Boris Johnson faces a cabinet uprising over his plans to increase National Insurance to fund his social care reform plans.
The prime minister is considering a 1 percentage point increase in national insurance to pay for a lifetime limit on the amount people contribute to their care.
The new levy would be levied on both employers and employees, generating £10 billion a year.
The NI plan has been criticized because it would affect lower-paid workers more than an income tax hike, and because people of retirement age won’t pay NI even if they’re still working.
It has now become clear that the prime minister is now also facing an uprising from his own cabinet, as ministers have said they will not support the plan.
Prime Minister Boris Johnson faces a cabinet uprising over his plans to increase national insurance to fund his social care reform plans, which would put a lifetime cap on health care bills.
According to the Sunday Times, five ministers have said they oppose the proposed increase, on which no final agreement has yet to be reached.
It was reported that Rishi Sunak and Sajid Javid were about to agree to the plans, but a source told the Sunday Times that Mr Sunak was “uncomfortable” with the idea.
The source added: “Increasing national insurance and giving retirees a raise at the same time smacks of intergenerational unfairness.”
A cabinet minister told the newspaper: ‘I don’t think it’s right, especially after the pandemic, to ask 20- and 30-year-olds to pay more, especially if we also want them to progress up the housing ladder. ‘
Another minister said: ‘Increasing NI in the proposed way would increase intergenerational unfairness and would affect young people in work as people do not pay NI above state pension age. I don’t see why we can’t pay for social care from the existing budget by saving.’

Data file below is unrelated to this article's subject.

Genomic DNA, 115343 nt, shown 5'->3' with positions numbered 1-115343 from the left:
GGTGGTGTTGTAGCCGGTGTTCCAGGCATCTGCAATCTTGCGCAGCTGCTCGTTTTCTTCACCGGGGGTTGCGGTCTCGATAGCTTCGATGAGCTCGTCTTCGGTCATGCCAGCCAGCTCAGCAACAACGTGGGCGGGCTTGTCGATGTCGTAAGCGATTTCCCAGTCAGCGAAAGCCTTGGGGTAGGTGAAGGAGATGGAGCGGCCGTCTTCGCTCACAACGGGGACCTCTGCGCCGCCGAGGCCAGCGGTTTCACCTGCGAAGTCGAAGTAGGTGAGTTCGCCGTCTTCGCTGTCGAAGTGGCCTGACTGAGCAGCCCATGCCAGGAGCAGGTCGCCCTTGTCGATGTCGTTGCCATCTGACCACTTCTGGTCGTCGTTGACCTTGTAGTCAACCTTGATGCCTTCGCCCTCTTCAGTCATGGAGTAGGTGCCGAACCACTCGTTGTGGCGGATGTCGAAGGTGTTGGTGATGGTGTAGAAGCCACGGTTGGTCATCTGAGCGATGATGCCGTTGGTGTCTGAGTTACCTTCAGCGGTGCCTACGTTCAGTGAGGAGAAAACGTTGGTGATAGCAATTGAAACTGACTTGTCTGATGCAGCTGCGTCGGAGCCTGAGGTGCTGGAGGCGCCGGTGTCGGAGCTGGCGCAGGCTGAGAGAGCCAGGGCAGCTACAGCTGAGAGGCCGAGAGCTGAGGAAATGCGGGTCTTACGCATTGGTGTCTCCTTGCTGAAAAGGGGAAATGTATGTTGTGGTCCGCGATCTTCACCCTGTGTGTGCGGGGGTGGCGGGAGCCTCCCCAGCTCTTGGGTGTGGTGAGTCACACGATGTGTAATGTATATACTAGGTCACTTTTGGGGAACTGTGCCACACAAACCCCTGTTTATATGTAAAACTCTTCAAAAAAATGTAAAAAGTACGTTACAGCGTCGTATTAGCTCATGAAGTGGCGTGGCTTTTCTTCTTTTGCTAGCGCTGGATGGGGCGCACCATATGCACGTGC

Sources say Chancellor Rishi Sunak is ‘uncomfortable’ with raising NI to pay for health plan
A third said: ‘I don’t think the public will believe the idea that by raising NI, we’re not violating our manifest pledge not to violate taxes. That’s just semantics.’
It comes after Affairs Minister Kwasi Kwarteng publicly rejected the idea of financing social care reforms by increasing national insurance.
In a round of interviews on Thursday, Mr Kwarteng pointed to the pledge in the Tory manifesto that NI, income tax and VAT will not be increased during this Parliament.
“That’s in the manifesto, I don’t see how we could increase national insurance,” he told Sky News.
“But you know, over the last 18 months things have been very flexible, we’ve been through an unprecedented time, we’ve spent massive amounts that we never thought was possible and it’s up to the Chancellor and the Treasury, and the wider government , to establish a budget.’
Last week, company secretary Kwasi Kwarteng publicly rejected the idea of increasing NI raising
Mr. Kwarteng added: “I don’t think that in that particular…
Economists have criticized the idea, calling it the least fair way because it affects the lowest-income earners and doesn’t pay retirees.
Mr Johnson’s efforts to build consensus between parties on social care took a further blow when Sir Keir Starmer called the flow of funding from NICs a “job tax”.
Sir Keir argued during PMQs that charging companies could deter them from hiring additional people.
The Labor leader said: ‘The problem is that no one believes a word the Prime Minister says anymore.
“He promised he had a plan for social care, but he dug into it for two years. He promised not to raise the tax, but now he is planning a job tax.’
Last week, the healthcare ceiling architect had said wealthy retirees should contribute to the cost of reforms.
Sir Andrew Dilnot said England’s social care system is a “mass political failure that has been going on for decades”.
And he said any tax hike to pay for the reforms should include both retirement and under-retirement age.
Sir Andrew told BBC Newsnight that an increase in income tax would be more sensible, as the same applies to pensioners.
However, the move would be controversial because Johnson’s 2019 manifesto promised not to raise income tax, NI or VAT.
Sir Andrew said: ‘I think there is a strong case for ensuring that no matter how the money is raised, both those who have reached retirement age and those who have reached retirement age contribute.
‘About half of social care spending goes to people of working age, not the elderly, and three quarters of us will eventually need social care.
“But I certainly think it’s perfectly reasonable and appropriate that people above retirement age and below retirement age pay for this thing that will benefit many of us.”
Sir Andrew, an economist, came up with the idea in 2011 of a lifetime limit on the amount spent on healthcare.